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HUMANfactors no15
b r i e f i n g n o t e s

For background information on this series of publications, please see Briefing Note 1 - Introduction
ROOT CAUSE: accidents happen at the end of a chain of events. Very often, the immediate cause, just before
the accident, is a human error. But before that, there will be other actions, decisions or events influenced by
various conditions that are part of the overall cause of the accident. By finding the root causes, it may be
possible to prevent future similar accidents.

Case study and analysis
Sparks from a welding torch fell onto solvent and paint-
soaked rags left in the work area causing a small fire. This
was quickly extinguished by the welder. Paintwork and cable
ducting were damaged with repair costs of around £2 500.
Many companies would review this information and look
no further than the immediate causes: litter was left in the
workplace and adequate fire blanketing was not used. The
result would be to discipline the welder and painting crew
and perhaps issue a notice to all workers to pay more
attention to housekeeping.
Such a basic analysis does not explore the true underlying
causes of this event provided by the three root cause
analysis methods which are applied to the above accident
in this briefing note.

Why root cause analysis?
The Health and Safety Commission issued a consultative
document on the subject of accident investigation, but rather
than introduce a legal duty, it plans to develop guidance to
help employers to conduct investigations.

Many accidents are blamed on the actions or omissions
of an individual who was directly involved in operational or
maintenance work. This typical but short-sighted response
ignores the fundamental failures which led to the accident.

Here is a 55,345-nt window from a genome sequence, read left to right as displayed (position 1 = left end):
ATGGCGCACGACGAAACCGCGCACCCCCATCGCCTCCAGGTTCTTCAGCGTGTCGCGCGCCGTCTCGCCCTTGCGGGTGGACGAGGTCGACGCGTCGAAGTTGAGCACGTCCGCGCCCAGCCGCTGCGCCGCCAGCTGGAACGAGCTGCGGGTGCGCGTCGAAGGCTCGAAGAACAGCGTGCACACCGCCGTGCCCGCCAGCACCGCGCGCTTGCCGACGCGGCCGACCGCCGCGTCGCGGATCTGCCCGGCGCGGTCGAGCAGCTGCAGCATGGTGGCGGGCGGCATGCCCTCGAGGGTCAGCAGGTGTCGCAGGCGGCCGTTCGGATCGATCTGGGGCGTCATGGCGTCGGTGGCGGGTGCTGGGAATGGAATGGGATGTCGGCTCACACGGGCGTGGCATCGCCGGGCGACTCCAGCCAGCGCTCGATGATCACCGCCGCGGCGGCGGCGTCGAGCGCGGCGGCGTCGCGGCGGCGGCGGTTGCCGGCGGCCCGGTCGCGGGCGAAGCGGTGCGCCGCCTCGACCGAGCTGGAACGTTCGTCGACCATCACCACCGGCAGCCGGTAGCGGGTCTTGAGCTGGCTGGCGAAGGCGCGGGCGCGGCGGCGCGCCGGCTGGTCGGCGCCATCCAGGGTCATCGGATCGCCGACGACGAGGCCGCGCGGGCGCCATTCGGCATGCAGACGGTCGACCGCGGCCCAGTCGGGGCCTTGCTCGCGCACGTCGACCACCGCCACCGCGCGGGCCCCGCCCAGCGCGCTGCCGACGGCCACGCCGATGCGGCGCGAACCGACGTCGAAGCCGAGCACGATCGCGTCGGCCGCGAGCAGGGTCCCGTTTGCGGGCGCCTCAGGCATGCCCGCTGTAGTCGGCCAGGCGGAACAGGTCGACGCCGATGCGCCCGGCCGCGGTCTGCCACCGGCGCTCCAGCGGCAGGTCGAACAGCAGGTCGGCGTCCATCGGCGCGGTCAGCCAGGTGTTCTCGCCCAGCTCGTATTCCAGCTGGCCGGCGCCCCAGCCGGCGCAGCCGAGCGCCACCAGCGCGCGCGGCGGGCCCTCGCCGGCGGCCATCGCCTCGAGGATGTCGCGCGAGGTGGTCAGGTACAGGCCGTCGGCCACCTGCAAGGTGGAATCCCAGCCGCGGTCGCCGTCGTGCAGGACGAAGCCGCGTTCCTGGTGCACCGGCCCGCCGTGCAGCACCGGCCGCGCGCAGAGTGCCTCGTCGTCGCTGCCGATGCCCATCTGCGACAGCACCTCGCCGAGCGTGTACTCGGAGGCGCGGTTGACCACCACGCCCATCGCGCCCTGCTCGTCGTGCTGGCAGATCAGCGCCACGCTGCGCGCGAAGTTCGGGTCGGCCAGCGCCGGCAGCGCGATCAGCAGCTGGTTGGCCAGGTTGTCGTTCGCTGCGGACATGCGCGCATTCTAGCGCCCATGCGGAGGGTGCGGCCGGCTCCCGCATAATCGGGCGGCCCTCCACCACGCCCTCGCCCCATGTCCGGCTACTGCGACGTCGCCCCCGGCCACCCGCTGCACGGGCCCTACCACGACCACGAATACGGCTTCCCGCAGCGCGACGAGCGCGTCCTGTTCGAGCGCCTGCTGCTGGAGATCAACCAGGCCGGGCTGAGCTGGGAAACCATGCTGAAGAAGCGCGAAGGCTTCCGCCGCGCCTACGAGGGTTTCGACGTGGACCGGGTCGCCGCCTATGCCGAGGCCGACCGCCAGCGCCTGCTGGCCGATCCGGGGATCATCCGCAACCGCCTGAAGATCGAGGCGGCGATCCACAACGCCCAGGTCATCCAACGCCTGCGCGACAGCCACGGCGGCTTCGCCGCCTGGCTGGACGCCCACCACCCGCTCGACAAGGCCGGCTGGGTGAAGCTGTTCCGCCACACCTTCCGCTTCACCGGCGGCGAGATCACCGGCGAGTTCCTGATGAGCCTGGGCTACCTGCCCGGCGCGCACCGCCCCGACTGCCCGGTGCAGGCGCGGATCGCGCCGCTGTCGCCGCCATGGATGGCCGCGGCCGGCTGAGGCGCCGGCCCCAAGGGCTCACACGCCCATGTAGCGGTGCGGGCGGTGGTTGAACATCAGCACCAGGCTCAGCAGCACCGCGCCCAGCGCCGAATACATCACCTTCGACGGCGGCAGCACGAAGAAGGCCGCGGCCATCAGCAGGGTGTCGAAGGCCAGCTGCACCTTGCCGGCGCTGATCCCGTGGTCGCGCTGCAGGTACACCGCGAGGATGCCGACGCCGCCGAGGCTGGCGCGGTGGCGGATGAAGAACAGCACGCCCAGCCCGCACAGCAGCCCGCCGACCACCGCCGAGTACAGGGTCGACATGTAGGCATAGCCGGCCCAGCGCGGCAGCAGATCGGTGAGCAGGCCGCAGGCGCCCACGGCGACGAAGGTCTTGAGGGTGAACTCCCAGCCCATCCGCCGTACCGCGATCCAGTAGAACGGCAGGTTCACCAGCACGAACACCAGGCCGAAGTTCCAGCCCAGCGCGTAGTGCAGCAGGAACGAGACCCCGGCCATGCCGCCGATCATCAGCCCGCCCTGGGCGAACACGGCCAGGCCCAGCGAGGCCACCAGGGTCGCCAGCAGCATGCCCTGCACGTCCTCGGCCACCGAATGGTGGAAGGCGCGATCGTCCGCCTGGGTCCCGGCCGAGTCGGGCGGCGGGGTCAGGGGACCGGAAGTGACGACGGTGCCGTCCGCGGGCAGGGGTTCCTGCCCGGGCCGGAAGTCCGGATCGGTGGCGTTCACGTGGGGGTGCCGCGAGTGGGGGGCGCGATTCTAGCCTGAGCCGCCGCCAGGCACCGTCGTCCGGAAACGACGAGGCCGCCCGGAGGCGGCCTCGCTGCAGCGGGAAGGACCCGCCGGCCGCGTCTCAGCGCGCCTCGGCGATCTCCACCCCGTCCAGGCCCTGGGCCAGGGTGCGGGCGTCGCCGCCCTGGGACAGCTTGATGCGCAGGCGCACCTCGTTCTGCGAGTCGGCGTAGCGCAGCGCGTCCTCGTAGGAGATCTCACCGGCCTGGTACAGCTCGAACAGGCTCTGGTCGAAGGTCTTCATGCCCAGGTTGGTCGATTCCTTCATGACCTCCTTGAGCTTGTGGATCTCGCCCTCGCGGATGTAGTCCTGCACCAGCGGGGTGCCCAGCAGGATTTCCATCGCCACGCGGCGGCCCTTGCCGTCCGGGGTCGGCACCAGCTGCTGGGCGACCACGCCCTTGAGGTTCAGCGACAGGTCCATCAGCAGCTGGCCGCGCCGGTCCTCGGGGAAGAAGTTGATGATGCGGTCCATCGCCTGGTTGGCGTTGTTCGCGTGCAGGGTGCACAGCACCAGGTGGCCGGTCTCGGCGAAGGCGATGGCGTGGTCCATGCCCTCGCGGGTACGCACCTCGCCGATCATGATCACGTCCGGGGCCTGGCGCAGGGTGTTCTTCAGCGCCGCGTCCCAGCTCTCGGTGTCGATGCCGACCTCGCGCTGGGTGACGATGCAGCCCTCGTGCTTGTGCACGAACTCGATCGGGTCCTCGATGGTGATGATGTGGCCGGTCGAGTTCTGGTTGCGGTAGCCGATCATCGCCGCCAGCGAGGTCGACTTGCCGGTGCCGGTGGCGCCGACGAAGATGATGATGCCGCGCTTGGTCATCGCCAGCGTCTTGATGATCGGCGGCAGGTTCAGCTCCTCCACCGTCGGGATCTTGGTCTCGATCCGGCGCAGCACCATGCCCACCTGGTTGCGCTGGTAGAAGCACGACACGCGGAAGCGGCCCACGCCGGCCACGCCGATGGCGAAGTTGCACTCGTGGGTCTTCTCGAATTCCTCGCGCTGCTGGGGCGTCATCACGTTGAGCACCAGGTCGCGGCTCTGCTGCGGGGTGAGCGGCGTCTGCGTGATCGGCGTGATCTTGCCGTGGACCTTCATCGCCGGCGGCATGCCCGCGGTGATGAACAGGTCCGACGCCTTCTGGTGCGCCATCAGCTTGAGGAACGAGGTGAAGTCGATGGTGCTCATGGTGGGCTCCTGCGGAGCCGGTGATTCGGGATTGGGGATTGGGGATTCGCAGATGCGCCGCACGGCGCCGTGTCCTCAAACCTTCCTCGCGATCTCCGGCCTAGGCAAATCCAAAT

These are usually rooted deeper in the organisation’s
design, management and decision-making functions.
Source: Reducing error and Influencing behaviour HSE HSG48 HSE
Books (1999) ISBN 0 7176 2452 8

HSG65 approach
HSE’s Successful health and safety management (reference 5), provides good practical advice on accident investigation. It
suggests that the investigation team should:

Collect evidence
Visit the site and directly observe the conditions where the accident occurred noting the layout (in this case, the location of
the welder, flammable materials, safety equipment, etc)
Review documents: procedures for the painting and welding work; permits; policy documents; risk assessments, etc.
Interview: those involved; witnesses to the accident or its outcome; and those involved before the accident (e.g. supervisors,
inspectors, maintenance crew).

Assemble and consider the evidence
Using HSE’s model of human factors (see briefing note 8) identify the:
- ‘Immediate causes’ of an accident i.e. those concerned with ‘personal factors’ and ‘job factors’; e.g. behaviour of the

painting crew, the welder and the supervisor who signed off the permit to work, work conditions, adequacy of guards,
separation distances etc.

- ‘Underlying causes’ i.e. those concerned with ‘management and organisational factors’ e.g. pressure on paint crew to
complete too many jobs in a shift, failures in safety policy and risk assessment, etc.

Compare findings with legal and company standards
Were the standards applied (e.g. is there a standard for housekeeping; is it enforced)?
Were the standards themselves adequate?

Draw conclusions based on the evidence
Make improvements and track progress against these by regular monitoring and checking (e.g. are they in place; are they
working?)

HSG65 provides further guidance on how to conduct the investigation logically. Starting with ‘premises’ consider if workplace
problems were significant in the accident. Then consider ‘plant and substances;’ was there sufficient guarding of equipment or
containment of substances? Were ‘procedures’ adequate and used correctly? Consider ‘people’ and their behaviour etc.












root cause
analysis

Purpose of this briefing note
This briefing note introduces root cause analysis methods.
These are used as a means of tracing the origin of accidents
and incidents (near misses). They help organisations to learn
from these experiences and indicate what steps to take to
prevent future occurrences. A large number of techniques
exist. You are advised to read further or to attend a training
course before using any of them.
Companies should develop a policy for when to conduct root
cause analysis; it may be applied to all incidents or only those
with major accident potential.

Copyright © 2003 by The Institute of Petroleum, London: A charitable company limited by guarantee. Registered No. 135273, England
HFBr.0043.211102.Root Cause Analysis BN page 1.rev2.D.W.doc